Affiliation: Communication Neuroscience Laboratory, Department of Speech and Hearing Sciences, George Washington University Washington, DC, USA.

ABSTRACT
In a series of studies we have been investigating how multisensory training affects unisensory perceptual learning with speech stimuli. Previously, we reported that audiovisual (AV) training with speech stimuli can promote auditory-only (AO) perceptual learning in normal-hearing adults but can impede learning in congenitally deaf adults with late-acquired cochlear implants. Here, impeder and promoter effects were sought in normal-hearing adults who participated in lipreading training. In Experiment 1, visual-only (VO) training on paired associations between CVCVC nonsense word videos and nonsense pictures demonstrated that VO words could be learned to a high level of accuracy even by poor lipreaders. In Experiment 2, visual-auditory (VA) training in the same paradigm but with the addition of synchronous vocoded acoustic speech impeded VO learning of the stimuli in the paired-associates paradigm. In Experiment 3, the vocoded AO stimuli were shown to be less informative than the VO speech. Experiment 4 combined vibrotactile speech stimuli with the visual stimuli during training. Vibrotactile stimuli were shown to promote visual perceptual learning. In Experiment 5, no-training controls were used to show that training with visual speech carried over to consonant identification of untrained CVCVC stimuli but not to lipreading words in sentences. Across this and previous studies, multisensory training effects depended on the functional relationship between pathways engaged during training. Two principles are proposed to account for stimulus effects: (1) Stimuli presented to the trainee's primary perceptual pathway will impede learning by a lower-rank pathway. (2) Stimuli presented to the trainee's lower rank perceptual pathway will promote learning by a higher-rank pathway. The mechanisms supporting these principles are discussed in light of multisensory reverse hierarchy theory (RHT).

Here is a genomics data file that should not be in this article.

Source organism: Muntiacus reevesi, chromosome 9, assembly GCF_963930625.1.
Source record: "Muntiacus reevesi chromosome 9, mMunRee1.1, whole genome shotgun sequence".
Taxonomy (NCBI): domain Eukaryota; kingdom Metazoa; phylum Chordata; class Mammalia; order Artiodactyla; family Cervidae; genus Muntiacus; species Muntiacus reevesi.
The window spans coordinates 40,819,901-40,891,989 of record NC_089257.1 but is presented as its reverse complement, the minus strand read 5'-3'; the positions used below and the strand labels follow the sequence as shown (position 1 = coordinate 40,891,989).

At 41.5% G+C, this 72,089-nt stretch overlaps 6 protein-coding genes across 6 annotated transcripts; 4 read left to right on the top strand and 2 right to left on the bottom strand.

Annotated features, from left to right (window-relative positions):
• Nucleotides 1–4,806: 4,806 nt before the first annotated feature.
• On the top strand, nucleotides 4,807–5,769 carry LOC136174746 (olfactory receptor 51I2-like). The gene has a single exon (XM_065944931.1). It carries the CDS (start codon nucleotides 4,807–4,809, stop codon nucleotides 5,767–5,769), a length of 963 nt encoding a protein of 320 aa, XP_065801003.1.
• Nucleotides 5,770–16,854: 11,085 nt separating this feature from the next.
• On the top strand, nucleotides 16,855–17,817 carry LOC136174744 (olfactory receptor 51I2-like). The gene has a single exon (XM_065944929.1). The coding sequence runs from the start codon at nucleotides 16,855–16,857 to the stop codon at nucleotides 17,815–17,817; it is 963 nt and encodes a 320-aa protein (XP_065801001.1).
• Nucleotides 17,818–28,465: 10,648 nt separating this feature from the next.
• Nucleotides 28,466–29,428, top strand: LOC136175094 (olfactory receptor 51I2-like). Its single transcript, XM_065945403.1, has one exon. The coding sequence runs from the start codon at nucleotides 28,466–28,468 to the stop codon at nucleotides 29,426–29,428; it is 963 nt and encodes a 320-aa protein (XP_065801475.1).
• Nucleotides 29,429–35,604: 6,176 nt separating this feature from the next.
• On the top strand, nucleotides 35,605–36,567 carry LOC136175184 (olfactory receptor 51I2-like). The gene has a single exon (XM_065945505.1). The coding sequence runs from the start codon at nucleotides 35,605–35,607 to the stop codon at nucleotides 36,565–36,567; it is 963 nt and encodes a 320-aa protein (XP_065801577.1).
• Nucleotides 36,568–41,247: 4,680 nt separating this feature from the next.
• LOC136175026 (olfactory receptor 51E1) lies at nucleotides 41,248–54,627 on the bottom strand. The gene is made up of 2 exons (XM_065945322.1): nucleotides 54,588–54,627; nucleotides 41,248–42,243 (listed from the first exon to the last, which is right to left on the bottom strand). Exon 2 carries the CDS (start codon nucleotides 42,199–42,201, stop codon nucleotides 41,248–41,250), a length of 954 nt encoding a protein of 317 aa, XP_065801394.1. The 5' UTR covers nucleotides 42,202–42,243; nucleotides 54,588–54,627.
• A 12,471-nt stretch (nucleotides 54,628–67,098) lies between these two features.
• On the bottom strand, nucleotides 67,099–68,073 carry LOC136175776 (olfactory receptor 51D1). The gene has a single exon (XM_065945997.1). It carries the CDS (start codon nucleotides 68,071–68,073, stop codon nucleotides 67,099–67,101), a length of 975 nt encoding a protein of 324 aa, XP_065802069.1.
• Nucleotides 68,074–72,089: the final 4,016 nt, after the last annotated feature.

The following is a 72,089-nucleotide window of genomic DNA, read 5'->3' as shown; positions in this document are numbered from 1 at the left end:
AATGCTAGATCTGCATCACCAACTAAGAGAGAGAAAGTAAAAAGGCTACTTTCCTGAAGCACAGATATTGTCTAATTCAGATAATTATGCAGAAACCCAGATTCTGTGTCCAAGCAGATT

No MeSH data available.